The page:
Bridging political divides
Filipinos have been characterized as highly tolerant people. Our preference for harmony, indirectness, and collectivism has been commented on by social analysts of the local psyche. In fact, our tolerance and agreeableness have sometimes been criticized as being a national fault that has encouraged bullies, oppressive leaders, and even the institutionalized abuse of martial law.
I favor candid exchanges of views and disapprove of those who impose their views on others, especially when they do it in a coarse and uncivil way. I enjoy a healthy debate over important issues, but I think each person has an inherent right to a point of view. Besides, social realities are so complex that no one person can claim a monopoly of wisdom on matters such as crime prevention, parenting, politics, sex, faith, and business.
The problem today is that the pendulum has swung to the other side. Because of the Internet, we are now more exposed to different ideas that are often opposed to ours. We weren’t prepared for this kind of diversity of views. Intolerance, incivility, and tribalism have become the common state of affairs between President Duterte’s supporters and those who oppose him. These two groups don’t just disagree with each other; they often characterize each other as evil, or at the very least, morally suspect. As a result, constructive exchanges of views are almost nonexistent.
Of course, this worsening animosity over political differences is not just happening here. The Americans and the British are experiencing deep divides among themselves that seem worse than what they’ve experienced in the past.
For example, a survey by the Pew Research Center among Americans shows that the numbers of Republicans and Democrats with very unfavorable views of the opposing party have grown. Worse, the numbers saying the other party threatens the nation’s well-being have also increased by almost 10 percentage points from two years ago!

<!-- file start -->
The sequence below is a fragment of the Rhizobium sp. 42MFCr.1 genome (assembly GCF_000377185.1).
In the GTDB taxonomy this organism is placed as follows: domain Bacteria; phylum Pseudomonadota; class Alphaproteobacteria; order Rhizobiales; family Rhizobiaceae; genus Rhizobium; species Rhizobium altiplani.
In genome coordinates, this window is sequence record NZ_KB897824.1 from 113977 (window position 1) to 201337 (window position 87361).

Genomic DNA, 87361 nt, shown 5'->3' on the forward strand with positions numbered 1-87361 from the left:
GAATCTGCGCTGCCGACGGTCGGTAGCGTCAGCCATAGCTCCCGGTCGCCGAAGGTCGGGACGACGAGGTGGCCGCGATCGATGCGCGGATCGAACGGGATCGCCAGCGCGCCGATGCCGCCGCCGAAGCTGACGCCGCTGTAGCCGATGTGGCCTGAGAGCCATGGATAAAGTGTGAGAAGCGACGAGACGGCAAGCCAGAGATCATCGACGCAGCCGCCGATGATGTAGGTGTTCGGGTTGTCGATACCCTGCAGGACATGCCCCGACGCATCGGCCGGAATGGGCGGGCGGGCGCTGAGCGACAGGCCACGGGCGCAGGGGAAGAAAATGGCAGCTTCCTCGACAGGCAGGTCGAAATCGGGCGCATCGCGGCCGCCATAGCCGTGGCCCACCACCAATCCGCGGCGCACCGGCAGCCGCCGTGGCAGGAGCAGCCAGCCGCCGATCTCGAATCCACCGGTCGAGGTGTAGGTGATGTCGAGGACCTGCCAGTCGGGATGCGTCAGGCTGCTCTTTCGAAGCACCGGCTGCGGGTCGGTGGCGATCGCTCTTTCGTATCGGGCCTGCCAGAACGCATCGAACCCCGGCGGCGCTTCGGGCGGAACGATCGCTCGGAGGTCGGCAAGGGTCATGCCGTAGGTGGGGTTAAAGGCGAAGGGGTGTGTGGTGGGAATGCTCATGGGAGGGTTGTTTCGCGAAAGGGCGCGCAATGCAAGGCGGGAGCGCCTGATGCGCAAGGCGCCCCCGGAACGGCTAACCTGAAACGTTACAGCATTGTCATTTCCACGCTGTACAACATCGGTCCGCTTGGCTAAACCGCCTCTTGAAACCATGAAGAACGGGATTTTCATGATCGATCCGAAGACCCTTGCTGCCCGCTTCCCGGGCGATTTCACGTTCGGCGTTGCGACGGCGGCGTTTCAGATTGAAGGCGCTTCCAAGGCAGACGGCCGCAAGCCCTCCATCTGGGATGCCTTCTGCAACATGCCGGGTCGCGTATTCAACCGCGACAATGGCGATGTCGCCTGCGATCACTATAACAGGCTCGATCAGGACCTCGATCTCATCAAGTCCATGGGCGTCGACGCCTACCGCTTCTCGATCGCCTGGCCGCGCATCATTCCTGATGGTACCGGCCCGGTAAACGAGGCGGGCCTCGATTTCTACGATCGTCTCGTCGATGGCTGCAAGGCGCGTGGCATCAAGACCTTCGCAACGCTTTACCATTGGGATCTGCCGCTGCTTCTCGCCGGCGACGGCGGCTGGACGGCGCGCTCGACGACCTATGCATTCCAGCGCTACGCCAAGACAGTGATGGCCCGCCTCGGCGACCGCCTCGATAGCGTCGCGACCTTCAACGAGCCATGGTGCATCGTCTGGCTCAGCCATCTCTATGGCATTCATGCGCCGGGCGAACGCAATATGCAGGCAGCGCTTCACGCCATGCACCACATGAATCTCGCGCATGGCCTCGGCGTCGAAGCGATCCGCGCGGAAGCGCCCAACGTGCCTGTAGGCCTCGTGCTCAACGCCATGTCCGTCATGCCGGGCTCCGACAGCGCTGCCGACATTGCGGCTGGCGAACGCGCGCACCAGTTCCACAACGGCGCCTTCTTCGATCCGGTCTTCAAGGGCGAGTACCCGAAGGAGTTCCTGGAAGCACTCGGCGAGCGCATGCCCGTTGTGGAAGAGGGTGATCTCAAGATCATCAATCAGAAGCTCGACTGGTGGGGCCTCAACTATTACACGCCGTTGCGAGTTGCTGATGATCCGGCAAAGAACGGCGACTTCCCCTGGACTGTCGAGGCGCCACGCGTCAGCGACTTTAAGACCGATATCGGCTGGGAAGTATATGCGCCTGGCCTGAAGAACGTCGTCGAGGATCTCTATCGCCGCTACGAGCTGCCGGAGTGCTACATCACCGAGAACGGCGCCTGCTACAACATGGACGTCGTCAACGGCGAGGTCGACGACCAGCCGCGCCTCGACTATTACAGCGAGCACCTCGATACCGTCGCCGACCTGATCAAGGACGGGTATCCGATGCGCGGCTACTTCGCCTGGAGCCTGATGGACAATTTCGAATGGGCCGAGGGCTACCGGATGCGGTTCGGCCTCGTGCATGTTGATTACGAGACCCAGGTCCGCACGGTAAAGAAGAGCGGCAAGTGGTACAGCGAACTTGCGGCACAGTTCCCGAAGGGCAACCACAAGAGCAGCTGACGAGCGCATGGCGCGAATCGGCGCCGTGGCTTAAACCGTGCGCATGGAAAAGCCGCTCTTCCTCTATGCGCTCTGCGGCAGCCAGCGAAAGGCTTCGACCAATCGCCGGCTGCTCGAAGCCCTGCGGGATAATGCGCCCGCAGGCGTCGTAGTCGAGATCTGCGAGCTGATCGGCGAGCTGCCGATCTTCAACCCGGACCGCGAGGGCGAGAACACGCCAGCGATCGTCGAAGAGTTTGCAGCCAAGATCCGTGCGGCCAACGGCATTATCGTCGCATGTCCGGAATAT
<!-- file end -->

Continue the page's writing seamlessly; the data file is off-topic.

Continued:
What’s going on?
Research done by social psychologists on in-group conflicts can provide helpful clues to understand these worrisome developments. More importantly, we can try to do some things to improve the situation, especially if it involves people and issues we care about.
Jonathan Haidt, an American social psychologist who wrote The Righteous Mind: Why Good People Are Divided by Politics and Religion, explains that people become polarized on political issues because they prioritize different principles of morality.
For example, based on an online survey of more than 20,000 Americans, Haidt found out that most conservatives value in-group loyalty and authority very highly while liberals do not. Liberals highly value openness to other people and new experiences and prefer to question authority while conservatives do not.
Haidt says that “liberals speak for the weak and oppressed and want change and justice even at the risk of chaos.” Haidt explains that in contrast, “conservatives speak for institutions and traditions; they want order even at cost to those at the bottom.”
Is it possible that strong supporters of President Duterte are like American conservatives who prioritize authority in support of social order? Could the President’s critics be closer to the American liberals who prioritize defending the weak? If so, then we can understand why they don’t trust each other on how to deal with the drug issue. They tend to see the other side as a threat to the country’s well-being, but only from their own limited moral lens. Their tribalism tends to confirm their biases about the other side.
Here’s the thing: Haidt points out that both sides are right. For a society to survive, it needs authority as well as caring for the weak and oppressed. It needs order as well as openness to others. But a good thing carried to an extreme can be a vice.
Haidt concludes, “Morality binds and blinds. It binds us into ideological teams that fight each other as though the fate of the world depended on our side winning each battle. It blinds us to the fact that each team is composed of good people who have something important to say.”
So, it doesn’t make sense to demonize the other side. Society is not necessarily a fight between good and evil. The key is to sustain conversations on how different moral priorities can be pursued in a balanced way.
What can we do to have more civil political conversations? Let us reach out in a friendly way to people from the other side and acknowledge their valid concerns whether in person or over social media. For example, an occasional “Like” on a challenger’s Facebook comment could lessen the social poison just a little bit. Then, let us calmly share our own concerns. In this respectful spirit, creative options can emerge.
Dr. Benito L. Teehankee is Full Professor of Management and Organization at De La Salle University and Vice-Chair of the CSR Committee of the Management Association of the Philippines.